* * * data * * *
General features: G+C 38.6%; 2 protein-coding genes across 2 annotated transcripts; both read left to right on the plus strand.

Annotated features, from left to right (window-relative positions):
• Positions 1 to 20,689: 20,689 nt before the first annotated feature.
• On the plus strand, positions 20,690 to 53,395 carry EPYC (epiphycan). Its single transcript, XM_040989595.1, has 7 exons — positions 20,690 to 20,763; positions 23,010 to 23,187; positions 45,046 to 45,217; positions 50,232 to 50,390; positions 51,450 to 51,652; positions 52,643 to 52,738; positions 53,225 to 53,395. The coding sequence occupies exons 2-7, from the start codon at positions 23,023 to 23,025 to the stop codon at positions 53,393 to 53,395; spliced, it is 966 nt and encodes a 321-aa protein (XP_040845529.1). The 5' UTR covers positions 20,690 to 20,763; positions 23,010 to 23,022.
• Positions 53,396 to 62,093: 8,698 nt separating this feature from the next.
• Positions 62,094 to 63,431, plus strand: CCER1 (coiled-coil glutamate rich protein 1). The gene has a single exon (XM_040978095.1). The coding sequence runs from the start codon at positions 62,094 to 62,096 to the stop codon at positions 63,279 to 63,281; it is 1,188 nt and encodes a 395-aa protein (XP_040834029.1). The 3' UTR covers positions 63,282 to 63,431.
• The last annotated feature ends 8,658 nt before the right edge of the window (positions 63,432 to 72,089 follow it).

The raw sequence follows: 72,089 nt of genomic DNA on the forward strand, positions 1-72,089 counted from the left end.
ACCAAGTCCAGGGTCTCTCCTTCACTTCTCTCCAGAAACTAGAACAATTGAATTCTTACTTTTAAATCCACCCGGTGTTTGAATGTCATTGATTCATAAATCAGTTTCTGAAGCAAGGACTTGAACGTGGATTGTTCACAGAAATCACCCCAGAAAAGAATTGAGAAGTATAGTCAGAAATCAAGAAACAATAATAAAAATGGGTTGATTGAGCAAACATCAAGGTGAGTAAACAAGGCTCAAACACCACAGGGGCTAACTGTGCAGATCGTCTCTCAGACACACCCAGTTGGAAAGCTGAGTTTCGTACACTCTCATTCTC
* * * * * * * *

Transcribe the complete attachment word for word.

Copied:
General features: G+C 38.6%; 2 protein-coding genes across 2 annotated transcripts; both read left to right on the plus strand.

Annotated features, from left to right (window-relative positions):
• Positions 1 to 20,689: 20,689 nt before the first annotated feature.
• On the plus strand, positions 20,690 to 53,395 carry EPYC (epiphycan). Its single transcript, XM_040989595.1, has 7 exons — positions 20,690 to 20,763; positions 23,010 to 23,187; positions 45,046 to 45,217; positions 50,232 to 50,390; positions 51,450 to 51,652; positions 52,643 to 52,738; positions 53,225 to 53,395. The coding sequence occupies exons 2-7, from the start codon at positions 23,023 to 23,025 to the stop codon at positions 53,393 to 53,395; spliced, it is 966 nt and encodes a 321-aa protein (XP_040845529.1). The 5' UTR covers positions 20,690 to 20,763; positions 23,010 to 23,022.
• Positions 53,396 to 62,093: 8,698 nt separating this feature from the next.
• Positions 62,094 to 63,431, plus strand: CCER1 (coiled-coil glutamate rich protein 1). The gene has a single exon (XM_040978095.1). The coding sequence runs from the start codon at positions 62,094 to 62,096 to the stop codon at positions 63,279 to 63,281; it is 1,188 nt and encodes a 395-aa protein (XP_040834029.1). The 3' UTR covers positions 63,282 to 63,431.
• The last annotated feature ends 8,658 nt before the right edge of the window (positions 63,432 to 72,089 follow it).

The raw sequence follows: 72,089 nt of genomic DNA on the forward strand, positions 1-72,089 counted from the left end.
ACCAAGTCCAGGGTCTCTCCTTCACTTCTCTCCAGAAACTAGAACAATTGAATTCTTACTTTTAAATCCACCCGGTGTTTGAATGTCATTGATTCATAAATCAGTTTCTGAAGCAAGGACTTGAACGTGGATTGTTCACAGAAATCACCCCAGAAAAGAATTGAGAAGTATAGTCAGAAATCAAGAAACAATAATAAAAATGGGTTGATTGAGCAAACATCAAGGTGAGTAAACAAGGCTCAAACACCACAGGGGCTAACTGTGCAGATCGTCTCTCAGACACACCCAGTTGGAAAGCTGAGTTTCGTACACTCTCATTCTC